Colorado Rockies: Q&A with Head Trainer Keith Dugger

May 15, 2016; Denver, CO, USA; General view of a Colorado Rockies cap and glove in the fifth inning of the game against the New York Mets at Coors Field. Mandatory Credit: Ron Chenoy-USA TODAY Sports
May 15, 2016; Denver, CO, USA; General view of a Colorado Rockies cap and glove in the fifth inning of the game against the New York Mets at Coors Field. Mandatory Credit: Ron Chenoy-USA TODAY Sports /
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Colorado Rockies hat on gloves
Colorado Rockies hats and gloves at Coors Field. The Rockies defeated the Cubs 5-1. Mandatory Credit: Ron Chenoy-USA TODAY Sports /

On Thursday before the Colorado Rockies opened a four-game series against the Atlanta Braves, the Rockies held their annual day to promote the PLAY (Promoting a Lifetime of Activity for Youth) Campaign. The Professional Baseball Athletic Trainers Society (PBATS), the Taylor Hooton Foundation and Henry Schein Cares teamed up for the event, and you can read more about the background of the campaign by clicking here.

Several members of the Colorado Rockies took part in the day’s activities, including outfielder Gerardo Parra, pitchers Jairo Diaz and Justin Miller, and head athletic trainer Keith Dugger. Each interacted with local teenage athletes, emphasizing the importance of physical education and the dangers of performance enhancement drugs.

After the event concluded, I had the chance to sit down with Dugger to talk about a number of topics, including the PLAY Campaign, PEDs, and being a trainer who works with a team that plays its home games at high altitude.

Henry: Tell me about the values of the PLAY Campaign and a day like today for kids.

Walt Weiss and Keith Dugger of the Colorado Rockies
Apr 20, 2015; Denver, CO, USA; Colorado Rockies manager Walt Weiss (left) talks with head athletic trainer Keith Dugger during batting practice prior to the game against the San Diego Padres at Coors Field. Mandatory Credit: Isaiah J. Downing-USA TODAY Sports /

Dugger: Among our peer group, we were talking about how secondary schools and high schools were losing physical education and kids weren’t getting out and being active because they had lost it in the school setting. You don’t have to go play an organized sport to be active. That’s kind of our goal is to reach out and go out and play Frisbee or go out on a walk. Now you have Pokemon Go, but at least people are out and moving.

Childhood obesity and diabetes is drastically increasing right now and we want these people to be aware that you have to live a healthy life and an active life. Be aware of performance enhancement drugs, whether you’re male or female. We just want the word out. Maybe these kids are the only active one in their family, but maybe they can inspire their mom and dad or aunt and uncle to get out and move too.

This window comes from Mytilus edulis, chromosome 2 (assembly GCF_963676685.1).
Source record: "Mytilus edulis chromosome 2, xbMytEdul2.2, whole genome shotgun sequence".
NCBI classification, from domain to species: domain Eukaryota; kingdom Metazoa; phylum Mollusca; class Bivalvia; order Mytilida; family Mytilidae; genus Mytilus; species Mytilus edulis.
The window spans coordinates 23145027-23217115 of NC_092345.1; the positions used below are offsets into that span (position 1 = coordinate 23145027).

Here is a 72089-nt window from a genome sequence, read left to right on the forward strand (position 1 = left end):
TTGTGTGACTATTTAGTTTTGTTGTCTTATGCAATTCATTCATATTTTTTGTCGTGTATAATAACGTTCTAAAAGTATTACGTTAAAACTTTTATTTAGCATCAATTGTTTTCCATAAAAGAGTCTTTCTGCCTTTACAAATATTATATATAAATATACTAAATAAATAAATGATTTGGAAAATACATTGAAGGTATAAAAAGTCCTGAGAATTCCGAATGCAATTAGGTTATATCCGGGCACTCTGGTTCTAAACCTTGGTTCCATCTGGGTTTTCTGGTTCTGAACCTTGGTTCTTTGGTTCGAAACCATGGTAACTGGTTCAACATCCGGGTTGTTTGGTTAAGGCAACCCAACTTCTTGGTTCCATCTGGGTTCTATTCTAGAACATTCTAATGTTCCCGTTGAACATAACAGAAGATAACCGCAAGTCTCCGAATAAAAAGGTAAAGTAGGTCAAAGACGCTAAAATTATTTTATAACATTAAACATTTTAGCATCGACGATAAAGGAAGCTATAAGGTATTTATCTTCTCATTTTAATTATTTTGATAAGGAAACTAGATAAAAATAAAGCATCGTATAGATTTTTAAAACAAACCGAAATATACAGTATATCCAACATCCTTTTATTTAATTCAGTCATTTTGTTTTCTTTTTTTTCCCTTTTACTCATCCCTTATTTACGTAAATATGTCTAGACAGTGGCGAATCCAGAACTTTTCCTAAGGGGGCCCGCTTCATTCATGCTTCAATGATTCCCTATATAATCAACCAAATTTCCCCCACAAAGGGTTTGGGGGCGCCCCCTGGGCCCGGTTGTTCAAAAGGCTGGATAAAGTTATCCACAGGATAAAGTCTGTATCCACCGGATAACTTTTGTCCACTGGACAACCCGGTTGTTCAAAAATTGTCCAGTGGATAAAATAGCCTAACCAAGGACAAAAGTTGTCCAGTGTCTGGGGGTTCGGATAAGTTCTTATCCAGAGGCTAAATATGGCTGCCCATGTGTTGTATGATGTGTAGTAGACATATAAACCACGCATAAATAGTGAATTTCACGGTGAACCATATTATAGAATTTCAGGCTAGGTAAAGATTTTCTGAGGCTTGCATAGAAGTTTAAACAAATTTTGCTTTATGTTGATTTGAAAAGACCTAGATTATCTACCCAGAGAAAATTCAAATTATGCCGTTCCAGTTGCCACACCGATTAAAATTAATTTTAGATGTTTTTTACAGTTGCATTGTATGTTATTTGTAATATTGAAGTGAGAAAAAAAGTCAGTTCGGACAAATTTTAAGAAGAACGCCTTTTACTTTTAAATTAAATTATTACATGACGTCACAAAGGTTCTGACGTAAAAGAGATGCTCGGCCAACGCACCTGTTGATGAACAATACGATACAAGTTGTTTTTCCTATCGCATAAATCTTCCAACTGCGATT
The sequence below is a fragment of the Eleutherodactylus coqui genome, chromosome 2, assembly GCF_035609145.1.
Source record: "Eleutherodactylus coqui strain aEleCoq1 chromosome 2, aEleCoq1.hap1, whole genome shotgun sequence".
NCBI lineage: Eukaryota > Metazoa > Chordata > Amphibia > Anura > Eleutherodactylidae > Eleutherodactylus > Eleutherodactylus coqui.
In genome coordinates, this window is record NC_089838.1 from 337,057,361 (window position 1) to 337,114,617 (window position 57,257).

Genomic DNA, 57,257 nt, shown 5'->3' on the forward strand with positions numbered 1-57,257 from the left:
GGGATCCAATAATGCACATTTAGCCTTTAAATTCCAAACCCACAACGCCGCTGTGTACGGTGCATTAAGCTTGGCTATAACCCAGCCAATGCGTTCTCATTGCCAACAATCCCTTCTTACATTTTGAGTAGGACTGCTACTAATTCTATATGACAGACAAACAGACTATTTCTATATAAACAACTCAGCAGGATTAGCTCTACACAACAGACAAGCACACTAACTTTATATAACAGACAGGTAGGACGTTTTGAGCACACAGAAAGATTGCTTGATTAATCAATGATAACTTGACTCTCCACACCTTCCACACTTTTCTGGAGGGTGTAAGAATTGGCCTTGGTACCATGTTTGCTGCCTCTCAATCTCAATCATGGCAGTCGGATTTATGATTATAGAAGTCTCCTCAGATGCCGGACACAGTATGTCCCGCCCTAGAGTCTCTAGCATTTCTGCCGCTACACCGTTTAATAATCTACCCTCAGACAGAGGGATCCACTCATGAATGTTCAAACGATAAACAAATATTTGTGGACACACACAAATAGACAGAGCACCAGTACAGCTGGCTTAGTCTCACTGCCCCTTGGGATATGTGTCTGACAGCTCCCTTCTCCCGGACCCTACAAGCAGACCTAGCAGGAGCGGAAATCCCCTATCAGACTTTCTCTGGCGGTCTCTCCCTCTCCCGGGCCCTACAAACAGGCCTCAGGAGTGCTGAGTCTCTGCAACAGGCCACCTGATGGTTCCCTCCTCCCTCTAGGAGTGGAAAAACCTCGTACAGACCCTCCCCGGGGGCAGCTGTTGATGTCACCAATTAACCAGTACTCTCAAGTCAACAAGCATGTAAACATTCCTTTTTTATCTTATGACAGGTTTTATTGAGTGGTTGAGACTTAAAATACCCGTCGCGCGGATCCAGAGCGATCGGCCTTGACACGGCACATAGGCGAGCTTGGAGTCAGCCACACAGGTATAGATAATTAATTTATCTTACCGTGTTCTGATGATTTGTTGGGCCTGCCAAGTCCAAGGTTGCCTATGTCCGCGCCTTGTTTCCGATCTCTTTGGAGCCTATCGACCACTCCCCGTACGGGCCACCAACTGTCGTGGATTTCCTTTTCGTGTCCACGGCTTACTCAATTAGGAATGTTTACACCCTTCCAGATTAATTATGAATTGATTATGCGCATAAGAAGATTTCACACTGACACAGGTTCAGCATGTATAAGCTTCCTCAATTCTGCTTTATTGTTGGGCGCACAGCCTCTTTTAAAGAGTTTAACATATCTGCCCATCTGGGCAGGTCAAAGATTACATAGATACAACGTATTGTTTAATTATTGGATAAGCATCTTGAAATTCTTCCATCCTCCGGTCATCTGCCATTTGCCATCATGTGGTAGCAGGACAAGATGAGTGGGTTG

Henry: You had three players out here with you today. How easy is it to get players involved in something like this?

Dugger: It’s tough because we’re taking away their family time and personal time. In reality, once the players start doing it, they love it. They were these kids not that long ago. Some of them are not too much older than these kids. They like their voice to be heard too. They would rather talk in a setting like this to these kids than go do a TV interview or be in front of a camera. They get to come out here and watch kids play and run and smile and they also get to sign a few autographs. They can also talk about their story. They love when people ask them how they made it or what made them special or what were the goals they set to attain.

Henry: How many times do you do something like this during the season?

Dugger: We do one PLAY campaign. All 30 clubs do one PLAY campaign. But I probably do two or three camps similar to this. This one is special because it is the athletic trainers and strength coaches doing it. Sometimes these kids will ask us questions that may be a little different than they would ask a coach.

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Henry: Talk about the camaraderie there is among all of the trainers in MLB.

Dugger: We have a unique peer group. We’re an education-based society and we provide a lot of scholarships for kids going into college who are working toward an athletic training degree or physical therapy degree. We take in interns throughout Major League Baseball and the minor leagues to get these kids exposed to what professional baseball is. That’s how I got my start. I got exposed to this through an internship in college. All of my assistant trainers I hired from internships. I think every trainer we have in our organization came from an internship. It’s the only true way to see if you’re passionate about working in a certain sport.

Next: Next, We Talk PEDs and Altitude